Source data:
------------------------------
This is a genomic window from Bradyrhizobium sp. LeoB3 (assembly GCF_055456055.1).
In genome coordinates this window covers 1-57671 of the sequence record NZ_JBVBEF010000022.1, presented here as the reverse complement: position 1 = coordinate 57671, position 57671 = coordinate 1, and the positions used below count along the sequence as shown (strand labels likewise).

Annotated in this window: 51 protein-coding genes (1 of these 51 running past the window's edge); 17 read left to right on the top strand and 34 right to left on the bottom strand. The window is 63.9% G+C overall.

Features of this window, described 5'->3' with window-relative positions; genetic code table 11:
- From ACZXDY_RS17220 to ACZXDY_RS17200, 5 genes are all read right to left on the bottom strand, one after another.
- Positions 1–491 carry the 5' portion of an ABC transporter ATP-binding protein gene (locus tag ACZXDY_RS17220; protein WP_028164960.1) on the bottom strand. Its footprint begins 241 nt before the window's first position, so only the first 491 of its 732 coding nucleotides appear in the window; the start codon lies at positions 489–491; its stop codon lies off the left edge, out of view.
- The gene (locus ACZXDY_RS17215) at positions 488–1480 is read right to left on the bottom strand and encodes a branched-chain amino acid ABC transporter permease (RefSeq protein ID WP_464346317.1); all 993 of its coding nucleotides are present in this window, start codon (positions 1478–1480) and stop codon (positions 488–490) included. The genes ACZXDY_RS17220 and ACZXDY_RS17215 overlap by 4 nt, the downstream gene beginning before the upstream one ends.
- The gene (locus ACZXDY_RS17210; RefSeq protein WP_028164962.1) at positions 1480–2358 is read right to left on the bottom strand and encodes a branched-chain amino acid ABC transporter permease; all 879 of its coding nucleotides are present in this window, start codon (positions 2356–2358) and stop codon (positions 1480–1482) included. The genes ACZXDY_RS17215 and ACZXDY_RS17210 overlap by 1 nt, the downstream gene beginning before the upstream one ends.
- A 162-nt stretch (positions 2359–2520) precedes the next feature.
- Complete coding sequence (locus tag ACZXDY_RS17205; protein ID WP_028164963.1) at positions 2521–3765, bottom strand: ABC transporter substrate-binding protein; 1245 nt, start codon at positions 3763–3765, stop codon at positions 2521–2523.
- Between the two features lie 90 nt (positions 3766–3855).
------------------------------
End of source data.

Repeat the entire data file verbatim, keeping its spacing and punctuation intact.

This is a genomic window from Bradyrhizobium sp. LeoB3 (assembly GCF_055456055.1).
In genome coordinates this window covers 1-57671 of the sequence record NZ_JBVBEF010000022.1, presented here as the reverse complement: position 1 = coordinate 57671, position 57671 = coordinate 1, and the positions used below count along the sequence as shown (strand labels likewise).

Annotated in this window: 51 protein-coding genes (1 of these 51 running past the window's edge); 17 read left to right on the top strand and 34 right to left on the bottom strand. The window is 63.9% G+C overall.

Features of this window, described 5'->3' with window-relative positions; genetic code table 11:
- From ACZXDY_RS17220 to ACZXDY_RS17200, 5 genes are all read right to left on the bottom strand, one after another.
- Positions 1–491 carry the 5' portion of an ABC transporter ATP-binding protein gene (locus tag ACZXDY_RS17220; protein WP_028164960.1) on the bottom strand. Its footprint begins 241 nt before the window's first position, so only the first 491 of its 732 coding nucleotides appear in the window; the start codon lies at positions 489–491; its stop codon lies off the left edge, out of view.
- The gene (locus ACZXDY_RS17215) at positions 488–1480 is read right to left on the bottom strand and encodes a branched-chain amino acid ABC transporter permease (RefSeq protein ID WP_464346317.1); all 993 of its coding nucleotides are present in this window, start codon (positions 1478–1480) and stop codon (positions 488–490) included. The genes ACZXDY_RS17220 and ACZXDY_RS17215 overlap by 4 nt, the downstream gene beginning before the upstream one ends.
- The gene (locus ACZXDY_RS17210; RefSeq protein WP_028164962.1) at positions 1480–2358 is read right to left on the bottom strand and encodes a branched-chain amino acid ABC transporter permease; all 879 of its coding nucleotides are present in this window, start codon (positions 2356–2358) and stop codon (positions 1480–1482) included. The genes ACZXDY_RS17215 and ACZXDY_RS17210 overlap by 1 nt, the downstream gene beginning before the upstream one ends.
- A 162-nt stretch (positions 2359–2520) precedes the next feature.
- Complete coding sequence (locus tag ACZXDY_RS17205; protein ID WP_028164963.1) at positions 2521–3765, bottom strand: ABC transporter substrate-binding protein; 1245 nt, start codon at positions 3763–3765, stop codon at positions 2521–2523.
- Between the two features lie 90 nt (positions 3766–3855).